Here’s a provocative article at the British Medical Journal on cardiovascular outcomes and diet. Now, I free admit that the BMJ has a tendency towards controversialism, but I’m hardly in a position to throw stones. The author, Aseem Malhotra, says “Saturated fat is not the issue”.
Human lipidology is a very complex field, and anyone who tells you that they have the definite answers needs to be treated with caution. As has been well documented, the consensus advice about dietary fats of all kinds has varied quite a bit, and I don’t think it’s anywhere near settling down. The role of pharmaceutical intervention isn’t settled, either, despite the huge success of the statin drugs. There’s room to argue about their broad effects on cardiovascular morbidity and mortality, and how much of it is mechanism-based:
A meta-analysis of predominantly industry sponsored data reported that in a low risk group of people aged 60-70 years taking statins the number needed to treat (NNT) to prevent one cardiovascular event in one year was 345. The strongest evidence base for statins is in secondary prevention, where all patients after a myocardial infarction are prescribed maximum dose treatment irrespective of total cholesterol, because of statins’ anti-inflammatory or pleiotropic (coronary plaque stabilising) effects. In this group the NNT is 83 for mortality over five years. This doesn’t mean that each patient benefits a little but rather that 82 will receive no prognostic benefit. The fact that no other cholesterol lowering drug has shown a benefit in terms of mortality supports the hypothesis that the benefits of statins are independent of their effects on cholesterol.
You can go on from this to wonder how things are going to work out if any of the HDL-raising therapies ever make it into the general population. Do we know what we’re doing there, or are we only going to find out after twenty years in the real world? On saturated fat, Malhotra says that he’s not convinced by the standard recommendations, either:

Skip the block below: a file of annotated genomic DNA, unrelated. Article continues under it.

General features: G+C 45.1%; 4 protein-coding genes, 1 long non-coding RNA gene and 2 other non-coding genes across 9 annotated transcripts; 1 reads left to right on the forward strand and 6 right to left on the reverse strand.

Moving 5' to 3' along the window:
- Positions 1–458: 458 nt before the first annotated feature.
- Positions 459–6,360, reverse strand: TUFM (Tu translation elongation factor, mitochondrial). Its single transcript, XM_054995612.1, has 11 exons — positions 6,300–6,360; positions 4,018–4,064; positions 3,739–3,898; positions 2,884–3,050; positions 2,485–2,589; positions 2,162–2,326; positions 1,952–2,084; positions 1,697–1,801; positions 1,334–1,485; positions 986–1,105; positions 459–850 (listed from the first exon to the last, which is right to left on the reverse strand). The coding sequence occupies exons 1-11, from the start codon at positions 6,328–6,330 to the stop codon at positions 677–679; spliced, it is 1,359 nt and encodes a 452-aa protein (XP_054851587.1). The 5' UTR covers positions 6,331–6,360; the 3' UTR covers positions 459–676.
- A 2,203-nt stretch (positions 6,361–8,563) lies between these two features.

Saturated fat has been demonised ever since Ancel Keys’s landmark “seven countries” study in 1970. This concluded that a correlation existed between the incidence of coronary heart disease and total cholesterol concentrations, which then correlated with the proportion of energy provided by saturated fat. But correlation is not causation. Nevertheless, we were advised to cut fat intake to 30% of total energy and saturated fat to 10%.” The aspect of dietary saturated fat that is believed to have the greatest influence on cardiovascular risk is elevated concentrations of low density lipoprotein (LDL) cholesterol. Yet the reduction in LDL cholesterol from reducing saturated fat intake seems to be specific to large, buoyant (type A) LDL particles, when in fact it is the small, dense (type B) particles (responsive to carbohydrate intake) that are implicated in cardiovascular disease.
I find this sort of thing very interesting, both as an issue in itself, and for what it says about our knowledge of medicine and human biology. You’d think that there would be nothing more well worked-out than the role of different kinds of diets in heart disease, but the closer you look, the messier the situation is. There are big public health issues here, both the obvious primary ones, and the secondary issue of causing people to become frustrated and cynical about big dietary recommendations in general.